Unlike yesterday’s Cherokee, the Keystone has a proper sink in the bathroom – which is a plus. But that also means that the bathroom is a tighter space.
The bathroom and kitchen counter and all these little details are the kinds of design decisions that probably keep the people who create these up at night. For example, the fridge might be great for some campers, lousy for others. But there is no single correct answer.
I will say that Keystone RVs, in general, came in pretty well-built when I was selling RVs. We had very, very few warranty issues with them. If we did have a warranty claim, the process was so quick and easy that it wasn’t really a big deal.
These kinds of little details are all good to know in the shopping process as they can make a huge difference to some campers, no difference to others. Looking at the way two manufacturers tackle two such similar trailers is interesting, to me.
Unfortunately, there aren’t images yet of Keystone’s 2022 model but, stay tuned here. I will show you a 2022 Springdale in a few days and the interior differences in the forthcoming product are striking. But they will also absolutely engender passionate differences in how one takes to those colors and materials.
Tony comes to RVTravel having worked at an RV dealership and been a life long RV enthusiast. He also has written the syndicated Curbside column about cars. You can find his writing here and at StressLessCamping where he also has a podcast about the RV life with his wife.
These RV reviews are written based on information provided by the manufacturers along with our writer’s own research. We receive no money or other financial benefits from these reviews. They are intended only as a brief overview of the vehicle, not a comprehensive critique, which would require a thorough inspection and/or test drive.
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Jammed in beds like these are almost impossible to ‘make’ in the morning. Looking at the picture of the bed, I wonder how the person sleeping next to the window (and that is MY side of the bed) would get up in the middle of the night to use the loo. Or for that matter, how would that person (me again) get INTO the bed in the first place?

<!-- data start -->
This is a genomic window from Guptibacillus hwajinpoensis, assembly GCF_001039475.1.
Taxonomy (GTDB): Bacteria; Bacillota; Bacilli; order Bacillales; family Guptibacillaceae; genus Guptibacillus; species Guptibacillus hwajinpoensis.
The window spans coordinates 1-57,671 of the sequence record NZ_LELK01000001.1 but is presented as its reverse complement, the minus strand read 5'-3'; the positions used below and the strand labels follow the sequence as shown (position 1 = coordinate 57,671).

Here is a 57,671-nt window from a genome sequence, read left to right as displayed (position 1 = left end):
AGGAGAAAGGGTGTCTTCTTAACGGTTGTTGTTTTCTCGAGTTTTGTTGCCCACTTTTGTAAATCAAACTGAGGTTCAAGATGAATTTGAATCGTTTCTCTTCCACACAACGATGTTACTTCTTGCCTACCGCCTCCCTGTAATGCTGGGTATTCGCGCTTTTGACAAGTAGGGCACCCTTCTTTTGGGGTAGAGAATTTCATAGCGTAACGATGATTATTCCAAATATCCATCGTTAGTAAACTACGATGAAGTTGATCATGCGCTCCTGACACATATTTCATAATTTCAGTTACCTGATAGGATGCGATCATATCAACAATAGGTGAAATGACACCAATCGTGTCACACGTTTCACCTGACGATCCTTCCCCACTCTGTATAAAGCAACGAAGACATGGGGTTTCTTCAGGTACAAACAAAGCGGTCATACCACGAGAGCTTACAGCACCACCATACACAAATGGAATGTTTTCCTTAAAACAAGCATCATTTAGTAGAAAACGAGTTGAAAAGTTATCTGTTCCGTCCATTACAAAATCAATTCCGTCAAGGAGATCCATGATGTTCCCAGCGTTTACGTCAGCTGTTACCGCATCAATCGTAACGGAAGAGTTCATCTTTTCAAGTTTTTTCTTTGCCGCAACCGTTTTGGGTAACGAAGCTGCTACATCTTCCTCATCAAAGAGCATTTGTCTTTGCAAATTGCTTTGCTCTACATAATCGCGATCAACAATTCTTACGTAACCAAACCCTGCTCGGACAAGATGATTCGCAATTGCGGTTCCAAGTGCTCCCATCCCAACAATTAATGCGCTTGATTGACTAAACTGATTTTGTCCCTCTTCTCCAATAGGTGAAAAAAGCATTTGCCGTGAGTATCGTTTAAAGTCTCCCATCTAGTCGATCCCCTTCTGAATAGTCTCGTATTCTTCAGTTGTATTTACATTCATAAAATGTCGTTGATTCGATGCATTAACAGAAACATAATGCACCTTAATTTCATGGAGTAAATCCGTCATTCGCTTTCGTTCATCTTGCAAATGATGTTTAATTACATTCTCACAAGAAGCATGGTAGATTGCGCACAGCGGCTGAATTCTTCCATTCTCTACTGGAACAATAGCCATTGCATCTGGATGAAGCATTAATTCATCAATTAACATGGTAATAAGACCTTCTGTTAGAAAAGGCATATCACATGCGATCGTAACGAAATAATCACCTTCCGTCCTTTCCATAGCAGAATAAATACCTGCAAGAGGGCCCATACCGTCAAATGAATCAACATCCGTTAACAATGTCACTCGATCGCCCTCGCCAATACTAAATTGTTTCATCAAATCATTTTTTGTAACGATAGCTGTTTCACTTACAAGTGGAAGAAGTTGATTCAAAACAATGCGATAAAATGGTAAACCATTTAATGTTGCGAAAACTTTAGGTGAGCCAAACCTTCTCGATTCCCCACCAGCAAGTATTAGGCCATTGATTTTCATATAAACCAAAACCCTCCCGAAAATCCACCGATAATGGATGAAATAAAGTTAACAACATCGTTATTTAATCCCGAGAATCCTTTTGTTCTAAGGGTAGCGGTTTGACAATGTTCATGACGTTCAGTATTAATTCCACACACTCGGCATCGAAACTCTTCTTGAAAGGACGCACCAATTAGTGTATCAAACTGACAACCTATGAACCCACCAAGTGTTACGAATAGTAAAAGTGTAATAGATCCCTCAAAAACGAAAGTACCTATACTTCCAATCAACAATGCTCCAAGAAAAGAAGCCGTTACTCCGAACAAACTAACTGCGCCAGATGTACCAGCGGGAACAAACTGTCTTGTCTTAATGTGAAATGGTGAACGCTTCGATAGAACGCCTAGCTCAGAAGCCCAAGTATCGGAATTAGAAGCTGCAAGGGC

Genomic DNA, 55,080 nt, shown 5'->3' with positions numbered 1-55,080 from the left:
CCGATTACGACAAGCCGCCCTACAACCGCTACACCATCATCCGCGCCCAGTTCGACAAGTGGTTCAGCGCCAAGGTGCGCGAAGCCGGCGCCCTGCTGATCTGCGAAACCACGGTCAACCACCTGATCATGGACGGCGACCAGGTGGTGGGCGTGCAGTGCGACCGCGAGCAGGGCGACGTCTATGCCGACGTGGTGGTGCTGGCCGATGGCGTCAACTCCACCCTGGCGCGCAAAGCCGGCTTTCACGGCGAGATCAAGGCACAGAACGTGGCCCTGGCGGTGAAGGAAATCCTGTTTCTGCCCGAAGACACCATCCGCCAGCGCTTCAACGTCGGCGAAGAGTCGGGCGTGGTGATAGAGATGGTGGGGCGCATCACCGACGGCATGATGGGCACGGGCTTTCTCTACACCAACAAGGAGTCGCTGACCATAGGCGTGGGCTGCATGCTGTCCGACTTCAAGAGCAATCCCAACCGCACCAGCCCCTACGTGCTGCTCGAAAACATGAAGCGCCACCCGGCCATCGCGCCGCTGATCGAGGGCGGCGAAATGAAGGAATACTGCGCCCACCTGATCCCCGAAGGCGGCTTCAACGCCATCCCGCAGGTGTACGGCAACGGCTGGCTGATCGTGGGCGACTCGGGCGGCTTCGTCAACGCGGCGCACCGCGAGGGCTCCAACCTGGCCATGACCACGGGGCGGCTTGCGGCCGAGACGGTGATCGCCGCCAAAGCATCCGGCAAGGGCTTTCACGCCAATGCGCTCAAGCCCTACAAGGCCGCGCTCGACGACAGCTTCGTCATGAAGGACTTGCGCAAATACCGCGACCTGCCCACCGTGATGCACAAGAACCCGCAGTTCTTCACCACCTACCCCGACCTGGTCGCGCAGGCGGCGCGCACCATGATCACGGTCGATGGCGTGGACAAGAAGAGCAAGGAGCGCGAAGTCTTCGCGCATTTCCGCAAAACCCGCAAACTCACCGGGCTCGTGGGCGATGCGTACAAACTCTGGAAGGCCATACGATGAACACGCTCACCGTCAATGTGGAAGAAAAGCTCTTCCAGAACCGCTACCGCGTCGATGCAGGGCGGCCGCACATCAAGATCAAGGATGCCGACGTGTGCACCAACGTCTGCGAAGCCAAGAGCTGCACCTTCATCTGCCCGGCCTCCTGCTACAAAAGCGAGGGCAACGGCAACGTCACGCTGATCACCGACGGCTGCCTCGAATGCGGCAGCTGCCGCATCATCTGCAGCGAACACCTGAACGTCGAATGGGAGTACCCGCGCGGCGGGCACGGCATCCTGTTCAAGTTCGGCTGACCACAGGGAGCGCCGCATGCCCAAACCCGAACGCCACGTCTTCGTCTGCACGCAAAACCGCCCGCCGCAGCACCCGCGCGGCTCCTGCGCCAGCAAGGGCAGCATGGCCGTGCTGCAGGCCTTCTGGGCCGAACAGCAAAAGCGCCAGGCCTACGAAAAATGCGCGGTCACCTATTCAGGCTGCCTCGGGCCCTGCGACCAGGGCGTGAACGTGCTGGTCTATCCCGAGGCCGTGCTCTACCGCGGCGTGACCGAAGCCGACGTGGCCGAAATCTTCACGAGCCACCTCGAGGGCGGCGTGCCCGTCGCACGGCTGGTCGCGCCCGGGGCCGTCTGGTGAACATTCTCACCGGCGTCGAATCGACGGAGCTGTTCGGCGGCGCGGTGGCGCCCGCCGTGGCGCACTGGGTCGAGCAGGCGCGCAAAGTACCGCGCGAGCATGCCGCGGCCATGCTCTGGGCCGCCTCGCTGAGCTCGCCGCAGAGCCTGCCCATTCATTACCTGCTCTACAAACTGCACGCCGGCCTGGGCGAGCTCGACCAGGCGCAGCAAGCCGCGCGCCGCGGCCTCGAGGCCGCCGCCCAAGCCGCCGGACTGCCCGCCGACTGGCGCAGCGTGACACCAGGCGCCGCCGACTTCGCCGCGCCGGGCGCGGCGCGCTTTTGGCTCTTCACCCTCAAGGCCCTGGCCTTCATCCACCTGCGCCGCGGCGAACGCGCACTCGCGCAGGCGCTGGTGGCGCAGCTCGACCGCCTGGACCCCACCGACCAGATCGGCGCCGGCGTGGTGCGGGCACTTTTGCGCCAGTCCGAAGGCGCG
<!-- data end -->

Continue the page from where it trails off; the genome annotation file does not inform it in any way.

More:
I think “bunkhouse” is the proper term for this trailer.
Btw, I converted a useless RV radio that came in our old trailer into a humidor. I took the radio out, and fitted in a perfectly sized small humidor. It actually turned into a selling point when we sold that trailer, believe it or not.
I don’t like beds where one person is behind another, so I agree. As for making the bed, the best thing I’ve found is the RV Super Bag which we have in our own RV. They’re not cheap but the quality is there and it saves us a bunch of time and effort.
With all the talk about solar. How does the solar equipment hold up over the long term? How long will the 12 volt Refrigerators last or need repair. Both sound good, but if there are issues. We have to find out which are quality products.
From my experience rigid monocrystalline panels tend to last quite a while. I’ve had our own portable GoPower! 80 watt panels since I bought our current trailer in 2016 and they still perform as new.
However, I have been told that flexible panels aren’t as durable and I was led to believe that a reason for this is that most of these are glued to the roofs of RVs which means they don’t have any air flow.
As for the 12volt fridges out there I’m finding that many home appliances now have a life span of about 5-7 years which is just sad. In my residence I have vintage appliances from the 1950s which still work really well. So how long will the 12 volt fridges last? I don’t know but many residential fridges in RVs seem to give up in 3-5 years so I’m hoping the 12 volt models outlast the residential units.
I have used rigid solar panels since about 1998. We had our first trailer 16 years. 14 of those years had solar on the roof. Our 2012 trailer has had solar on the roof almost from day one. My only concern would be a horrific hail storm, which luckily, we’ve not experienced.
There’s a discussion about 12v compressor fridges on another day’s edition of rvtravel. I’ve personally quit thinking about swapping out my electric/propane fridge for one of the 12v units due to energy use to run them. Same thing for the thought of tossing out the current fridge for a 110v fridge (which would be an even easier swap-out due to not having to dedicate a new 12v power line). Compressor fridges are bigger inside than the customary RV fridge.